From Longman Dictionary of Contemporary Englishsell out phrasal verb1BBTSELLif a shopsells out of something, it has no more of that particular thing left to sellbe/have sold out 🔊 Sorry, we’re sold out. of 🔊 We’ve completely sold out of those shirts in your size, sir.2APSELLif products, tickets for an event etc sell out, they are all sold and there are none left 🔊 Wow! Those cakes sold out fast.be/have sold out 🔊 Tonight’s performance is completely sold out.3CHANGE/BECOME DIFFERENTto change your beliefs or principles, especially in order to get more money or some other advantage – used to show disapproval 🔊 ex-hippies who’ve sold out and become respectable businessmen4BFSSELLto sell your business or your share in a business 🔊 Wyman says he’ll sell out if business doesn’t pick up. to 🔊 The T-mail Co. has sold out to San José-based DMX Inc for an undisclosed sum. →sell→ See Verb table
Examples from the Corpus
sell out• Anti-nuclear campaigners are calling the president's acceptance of nuclear testing a completesell-out.• I went to the store to get some bread but they had sold out.• We couldn't get tickets anywhere - the show was completely sold out.• When the Socialists changed their policy on nuclear weapons they were accused of selling out.• Sunday newspapers often sell out by 10 o'clock.• The settlement of the dispute was a sell-out, leaving the minersworse off than they were before.• They opened at 8 o'clock, and by 8.30 they had sold out of tickets for the biggame.• Many of the radicals of the 1960s sold out - they became accountants and salesmen.be/have sold out• Whatever the merits of their looks, enough customersloved them for them to be sold out.• Each year popularaleshave sold outearly and Camra has had to order more beer every year.• Pastperformanceshave sold out, so reserve your spot early.• The advancepublicity has been stupendous, and the first issue is alleged to have sold outstraightaway.be/have sold out• Whatever the merits of their looks, enough customers loved them for them to be sold out.• Each year popular ales have sold out early and Camra has had to order more beer every year.• Past performances have sold out, so reserve your spot early.• The advance publicity has been stupendous, and the first issue is alleged to have sold out straight away.sell to• In the early 1970s, Spencer Stuart himself consideredselling out to a generalconsulting business.• It will not be able to sell out to another company.• In 1833 he sold out to Clark and Street.• Or could those waves of nausea come from witnessing another champion of truthsell out to Hollywood?• Still others sold out to larger companies.• Every home game has been sold out toseason ticket-holders since 1960.• This is largely because the upper-middle-class educatedsector has sold out to the developmentindustry, which provides relatively well-paid jobs.sell-outˈsell-out, sellout /ˈselaʊt/ noun [singular] 🔊 🔊 1SELLa performance, sports game etc for which all the tickets have been sold 🔊 The concert was expected to be a sell-out. 🔊 a sellout crowd of 32,0002informalBETRAY a situation in which someone has not done what they promised to do or were expected to do by the people who trusted them 🔊 a sellout of the poor for political reasons3informal someone who has not done what they promised to do or who is not loyal to their friends or supporters, especially in order to become more popular, richer etc 🔊 Many black students regarded him as a sellout.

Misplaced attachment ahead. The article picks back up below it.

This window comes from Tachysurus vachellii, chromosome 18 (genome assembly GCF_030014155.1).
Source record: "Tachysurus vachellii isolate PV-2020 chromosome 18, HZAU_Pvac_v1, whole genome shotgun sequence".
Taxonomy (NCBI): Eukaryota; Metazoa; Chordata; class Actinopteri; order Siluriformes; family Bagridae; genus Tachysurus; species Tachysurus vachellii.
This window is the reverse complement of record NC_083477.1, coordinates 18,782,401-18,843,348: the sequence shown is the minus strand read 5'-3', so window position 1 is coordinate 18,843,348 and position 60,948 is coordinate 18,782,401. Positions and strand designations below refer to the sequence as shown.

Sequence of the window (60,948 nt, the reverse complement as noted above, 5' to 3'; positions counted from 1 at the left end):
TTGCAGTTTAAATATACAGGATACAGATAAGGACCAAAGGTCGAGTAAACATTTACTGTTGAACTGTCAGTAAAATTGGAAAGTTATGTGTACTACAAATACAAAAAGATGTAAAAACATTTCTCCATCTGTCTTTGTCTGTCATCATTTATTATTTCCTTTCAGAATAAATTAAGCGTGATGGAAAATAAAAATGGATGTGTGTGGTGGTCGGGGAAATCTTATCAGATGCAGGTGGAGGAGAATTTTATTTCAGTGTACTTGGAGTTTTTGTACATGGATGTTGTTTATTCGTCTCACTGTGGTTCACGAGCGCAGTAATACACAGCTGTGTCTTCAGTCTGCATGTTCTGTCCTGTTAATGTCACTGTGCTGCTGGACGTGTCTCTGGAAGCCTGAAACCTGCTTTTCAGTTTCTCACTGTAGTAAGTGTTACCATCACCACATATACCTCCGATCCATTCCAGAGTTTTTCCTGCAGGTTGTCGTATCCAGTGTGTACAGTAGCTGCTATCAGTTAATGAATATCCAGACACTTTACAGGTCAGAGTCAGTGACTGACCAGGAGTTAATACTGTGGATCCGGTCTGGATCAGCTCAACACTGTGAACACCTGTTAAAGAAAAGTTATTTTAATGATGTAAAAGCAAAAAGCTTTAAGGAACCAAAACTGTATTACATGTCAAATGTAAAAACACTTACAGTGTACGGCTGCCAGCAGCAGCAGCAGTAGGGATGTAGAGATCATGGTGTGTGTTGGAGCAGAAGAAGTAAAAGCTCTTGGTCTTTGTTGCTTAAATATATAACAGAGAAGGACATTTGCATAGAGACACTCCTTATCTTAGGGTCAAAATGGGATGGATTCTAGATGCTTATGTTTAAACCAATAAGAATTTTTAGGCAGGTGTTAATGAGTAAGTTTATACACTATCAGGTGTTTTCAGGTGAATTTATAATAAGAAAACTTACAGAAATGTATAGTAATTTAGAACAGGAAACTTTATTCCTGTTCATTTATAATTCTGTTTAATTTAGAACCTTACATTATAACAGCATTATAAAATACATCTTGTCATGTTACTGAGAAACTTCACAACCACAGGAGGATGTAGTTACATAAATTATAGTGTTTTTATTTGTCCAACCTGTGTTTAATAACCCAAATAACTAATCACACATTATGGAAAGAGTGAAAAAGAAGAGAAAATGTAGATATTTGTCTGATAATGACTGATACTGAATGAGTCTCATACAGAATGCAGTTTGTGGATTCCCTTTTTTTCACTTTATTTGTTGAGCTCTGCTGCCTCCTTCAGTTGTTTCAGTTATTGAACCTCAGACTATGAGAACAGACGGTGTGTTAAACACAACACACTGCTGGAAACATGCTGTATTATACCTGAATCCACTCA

Examples from the Corpus
sell-out• Co-operating with him might lead to a sell-out before they had even started.• Not surprisingly, the show was a sell-out.• It's another sell-out at Lansdowne Road this afternoon, only the thrivingblackmarket will have tickets for sale.• The hugesell-outreformation shows earlier this year were something they never achieved in their chartheyday.• But this was a small price to pay for insurance against a leadershipsell-out.• The anarchistsolution was more imaginative - neatly avoiding the possibility of sell-out by having no leaders at all.From Longman Business Dictionarysell out phrasal verb1[intransitive, transitive]sell something ↔ outFINANCE if an investor or owner of a company sells out, they sell their investments or the companyRelations between the directors are strained, and shareholders have said they would like to sell out. toThey announced that they were selling out to a Japanese company.2[intransitive]COMMERCE if a shop sells out of a product, it has no more of that particular product left ofSome retailers had sold out of the new games console within twenty-four hours.3[intransitive] if a product, seats at an event, tickets for a journey etc sell out, there is none leftFirst-class cabins are starting to sell out on some transcontinental flights. → see alsosell-out →sell→ See Verb tablesell-outˈsell-out noun [singular]MARKETINGif a product, share offer, event etc is a sell-out, it is very successful and lots of people buy it or go there, and no more products, shares, tickets etc are availableThe $200 million five-year bonds were an absolute sell-out. —sell-out adjectivea sell-out crowd